It’s probably an exercise if futility posting anything to do with the Miami Marlins right now. Derek Jeter and company have made it clear changes are coming (and already rolling). New prospects are usually a direct end result of that.
The show must go on, however. While it’s improved on what it has been up top, there is still work to be done on the system’s depth. Here are three prospects that may be off the radar.
Cody Poteet, RHP
Poteet didn’t fare well in his Florida State League debut this year. While he doesn’t possess elite stuff, his ability to throw innings still says there’s hope on the horizon.
The 23-year-old righty out of UCLA had a successful 2016 run through the South Atlantic League. That’s where I saw him twice, and walked away both times impressed with his fastball-slider combo, and ability to pitch to contact and work quickly. His fastball isn’t much, normally in the high-80s, but he gets it into the 90s. His slider freezes people and is a strikeout pitch. The curve and the changeup are still behind, but improving.
This season, Poteet missed nearly two months with injury and it may have shown its effects. He went 3-7 with a 4.16 ERA, striking out just 40 while walking 23 in 80 FSL innings. Let’s watch a fully healthy 2018. If Poteet can revert back to his Sally-self, he can be a back-end of the rotation arm.
Trevor Richards, RHP
Another DII baseball great, Richards went undrafted before latching on with the Marlins. He pitched well in the Sally last year, started the season strong in the FSL this year, and proved he was no fluke, excelling in the Southern League by years end.
Combined, Richards went 12-11, posting a 2.53 ERA and a 1.03 WHIP. He struck out 158, walking 30 in 146 innings. He went six innings or more in eight of his 14 Double-A starts so we know he can go innings.
That’s because he doesn’t have an overpowering arsenal. He has a low-90s fastball that he pairs with a changeup that most feel is his best weapon. A deceptive delivery and the awareness of how to change up speeds helps Richards control both the strike zone and opposing hitters. His curve is behind, but seems to be improving.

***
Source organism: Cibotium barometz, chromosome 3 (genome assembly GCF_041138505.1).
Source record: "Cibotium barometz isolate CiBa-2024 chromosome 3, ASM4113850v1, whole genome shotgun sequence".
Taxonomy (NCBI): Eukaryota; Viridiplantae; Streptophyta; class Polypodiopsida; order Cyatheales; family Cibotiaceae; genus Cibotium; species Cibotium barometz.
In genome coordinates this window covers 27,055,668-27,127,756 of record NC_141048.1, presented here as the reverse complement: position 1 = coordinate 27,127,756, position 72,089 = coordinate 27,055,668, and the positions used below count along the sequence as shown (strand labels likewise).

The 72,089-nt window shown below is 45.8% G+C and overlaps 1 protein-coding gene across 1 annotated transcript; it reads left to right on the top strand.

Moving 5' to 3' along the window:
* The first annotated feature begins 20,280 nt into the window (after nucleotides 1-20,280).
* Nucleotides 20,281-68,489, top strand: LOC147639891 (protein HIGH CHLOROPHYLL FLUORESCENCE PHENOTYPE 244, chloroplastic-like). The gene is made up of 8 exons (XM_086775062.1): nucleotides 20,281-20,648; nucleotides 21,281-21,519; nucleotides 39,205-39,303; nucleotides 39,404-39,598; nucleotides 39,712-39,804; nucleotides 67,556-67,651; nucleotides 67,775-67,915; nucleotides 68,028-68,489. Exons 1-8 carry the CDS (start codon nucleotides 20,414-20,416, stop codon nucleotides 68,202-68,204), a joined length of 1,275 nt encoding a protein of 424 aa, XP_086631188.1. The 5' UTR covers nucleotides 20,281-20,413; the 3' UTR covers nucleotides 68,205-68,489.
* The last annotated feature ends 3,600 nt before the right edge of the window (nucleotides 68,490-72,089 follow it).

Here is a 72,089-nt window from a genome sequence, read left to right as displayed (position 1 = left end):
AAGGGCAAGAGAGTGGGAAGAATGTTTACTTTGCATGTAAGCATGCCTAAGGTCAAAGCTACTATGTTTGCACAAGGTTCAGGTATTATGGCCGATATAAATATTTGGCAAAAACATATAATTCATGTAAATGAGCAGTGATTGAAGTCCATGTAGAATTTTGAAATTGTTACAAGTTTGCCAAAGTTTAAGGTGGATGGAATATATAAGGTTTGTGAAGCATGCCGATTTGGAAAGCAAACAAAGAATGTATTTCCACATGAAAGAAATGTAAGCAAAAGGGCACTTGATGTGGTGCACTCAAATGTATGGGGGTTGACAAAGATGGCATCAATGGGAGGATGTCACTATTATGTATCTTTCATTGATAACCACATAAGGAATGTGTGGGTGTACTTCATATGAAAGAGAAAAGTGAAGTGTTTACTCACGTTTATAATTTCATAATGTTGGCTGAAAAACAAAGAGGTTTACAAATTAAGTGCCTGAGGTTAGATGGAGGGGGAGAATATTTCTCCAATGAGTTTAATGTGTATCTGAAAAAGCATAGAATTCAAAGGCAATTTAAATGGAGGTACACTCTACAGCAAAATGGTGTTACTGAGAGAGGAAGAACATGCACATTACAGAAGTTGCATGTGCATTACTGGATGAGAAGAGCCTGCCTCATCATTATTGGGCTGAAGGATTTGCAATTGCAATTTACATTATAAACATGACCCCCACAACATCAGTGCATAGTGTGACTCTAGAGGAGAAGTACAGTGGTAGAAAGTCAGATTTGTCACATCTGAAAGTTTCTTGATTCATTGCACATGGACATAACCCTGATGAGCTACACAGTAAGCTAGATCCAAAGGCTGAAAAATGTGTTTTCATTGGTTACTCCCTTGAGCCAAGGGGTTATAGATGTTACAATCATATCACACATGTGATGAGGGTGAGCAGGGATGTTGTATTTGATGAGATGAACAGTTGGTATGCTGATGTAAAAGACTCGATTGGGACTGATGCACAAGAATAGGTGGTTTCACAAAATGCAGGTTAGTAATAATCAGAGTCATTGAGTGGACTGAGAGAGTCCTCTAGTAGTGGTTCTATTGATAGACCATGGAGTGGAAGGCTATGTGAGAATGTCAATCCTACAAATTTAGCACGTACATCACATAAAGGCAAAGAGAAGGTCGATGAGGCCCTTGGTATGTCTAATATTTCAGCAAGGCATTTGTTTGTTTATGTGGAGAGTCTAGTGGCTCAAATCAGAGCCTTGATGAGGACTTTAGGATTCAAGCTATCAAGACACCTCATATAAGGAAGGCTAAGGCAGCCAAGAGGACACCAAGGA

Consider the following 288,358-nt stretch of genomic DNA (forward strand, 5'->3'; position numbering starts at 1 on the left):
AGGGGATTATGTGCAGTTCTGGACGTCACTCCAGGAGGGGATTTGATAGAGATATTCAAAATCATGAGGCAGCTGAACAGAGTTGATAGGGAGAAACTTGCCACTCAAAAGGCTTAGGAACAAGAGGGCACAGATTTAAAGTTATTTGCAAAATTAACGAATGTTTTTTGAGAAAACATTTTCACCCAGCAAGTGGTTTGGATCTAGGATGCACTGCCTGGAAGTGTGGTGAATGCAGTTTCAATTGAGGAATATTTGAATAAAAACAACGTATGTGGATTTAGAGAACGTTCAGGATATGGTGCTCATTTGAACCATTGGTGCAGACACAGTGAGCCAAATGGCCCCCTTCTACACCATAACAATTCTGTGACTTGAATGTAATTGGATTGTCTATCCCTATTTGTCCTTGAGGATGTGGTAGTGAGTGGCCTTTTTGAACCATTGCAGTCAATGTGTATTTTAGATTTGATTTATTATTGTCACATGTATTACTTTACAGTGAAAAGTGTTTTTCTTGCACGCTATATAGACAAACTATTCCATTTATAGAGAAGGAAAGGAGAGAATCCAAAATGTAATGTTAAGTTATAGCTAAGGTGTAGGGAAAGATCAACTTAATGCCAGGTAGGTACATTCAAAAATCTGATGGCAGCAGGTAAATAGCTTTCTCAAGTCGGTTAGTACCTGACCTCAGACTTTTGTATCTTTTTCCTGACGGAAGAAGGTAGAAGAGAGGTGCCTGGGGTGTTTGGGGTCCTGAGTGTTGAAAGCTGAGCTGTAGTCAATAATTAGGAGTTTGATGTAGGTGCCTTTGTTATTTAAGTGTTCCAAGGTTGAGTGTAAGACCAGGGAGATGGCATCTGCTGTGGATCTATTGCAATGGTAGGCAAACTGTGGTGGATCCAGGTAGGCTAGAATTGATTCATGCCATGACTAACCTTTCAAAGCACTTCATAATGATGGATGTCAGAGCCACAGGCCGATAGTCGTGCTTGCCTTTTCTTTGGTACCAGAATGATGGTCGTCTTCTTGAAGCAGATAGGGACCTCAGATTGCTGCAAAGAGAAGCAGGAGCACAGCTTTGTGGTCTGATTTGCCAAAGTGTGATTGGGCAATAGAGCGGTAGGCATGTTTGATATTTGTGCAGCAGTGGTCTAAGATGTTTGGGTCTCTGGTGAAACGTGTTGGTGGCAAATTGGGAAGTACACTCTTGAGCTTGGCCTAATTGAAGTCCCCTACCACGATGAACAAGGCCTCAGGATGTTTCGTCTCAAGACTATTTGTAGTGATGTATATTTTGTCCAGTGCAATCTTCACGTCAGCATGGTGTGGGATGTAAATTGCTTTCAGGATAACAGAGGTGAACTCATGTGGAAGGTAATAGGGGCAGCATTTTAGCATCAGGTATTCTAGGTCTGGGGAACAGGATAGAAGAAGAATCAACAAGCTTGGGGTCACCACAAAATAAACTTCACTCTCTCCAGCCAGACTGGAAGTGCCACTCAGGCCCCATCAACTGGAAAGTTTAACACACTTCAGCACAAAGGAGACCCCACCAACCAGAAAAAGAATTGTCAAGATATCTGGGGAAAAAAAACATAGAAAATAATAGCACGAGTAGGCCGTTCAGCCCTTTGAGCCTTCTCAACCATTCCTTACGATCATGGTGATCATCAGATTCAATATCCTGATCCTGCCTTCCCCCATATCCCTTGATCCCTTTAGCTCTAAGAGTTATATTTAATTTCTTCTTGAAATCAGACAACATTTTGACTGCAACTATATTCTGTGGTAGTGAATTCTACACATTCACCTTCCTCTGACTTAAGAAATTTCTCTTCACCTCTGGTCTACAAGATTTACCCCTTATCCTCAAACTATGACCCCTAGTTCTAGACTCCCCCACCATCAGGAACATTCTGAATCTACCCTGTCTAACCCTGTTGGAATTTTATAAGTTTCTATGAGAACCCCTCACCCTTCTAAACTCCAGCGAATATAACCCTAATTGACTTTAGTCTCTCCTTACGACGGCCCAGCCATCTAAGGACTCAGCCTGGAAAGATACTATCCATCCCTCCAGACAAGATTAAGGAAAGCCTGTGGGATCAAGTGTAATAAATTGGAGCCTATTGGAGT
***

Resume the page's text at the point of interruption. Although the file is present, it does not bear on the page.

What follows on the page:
Richards breakout was so impressive the Marlins named him their pitcher of the year. With such an impressive Double-A debut, he may only spend half a season in Triple-A before getting his shot.
Joe Dunand, 3B
Dunand is the nephew of Alex Rodriguez. Whether or not his raw-hit tool pans out or not, Dunand is going to grab some attention.
The 22-year-old was the Marlins’ second-rounder out of NC State this past year. We new he had a big bat and a big arm that made him a nice choice for the hot corner. Here’s what our own Michael Cook said about him in his draft preview.
Dunand could be one of the more underrated college bats this year - but that’s a common refrain among the top ten here. He’s hit .287/.368/.632, with eighteen home runs, nineteen walks, and 45 strikeouts. His big issue is contact, noted by the low BA and the high K/BB ratio. But the power is legit, and he’s good enough to play shortstop in college, so his defense is well above average. Oh, and he’s the nephew of A-Rod.
Maybe it was a small sample size, but Dunand outplayed the expectations laid upon him. He only played eight games, five in the GCL and three in the FSL. Still he looked like a hitter as opposed to a slugger. He slashed .370/.471/.667 with five doubles and one home run. He struck out eight times, but did walk five, a much better balancing act than in the past.
Again, it’s too small a sample to say he’s turned a corner, but there is enough there that makes Dunand an intriguing prospects, baseball bloodlines aside. It will be interesting to see how fast he moves and if indeed he’s a good fit at third.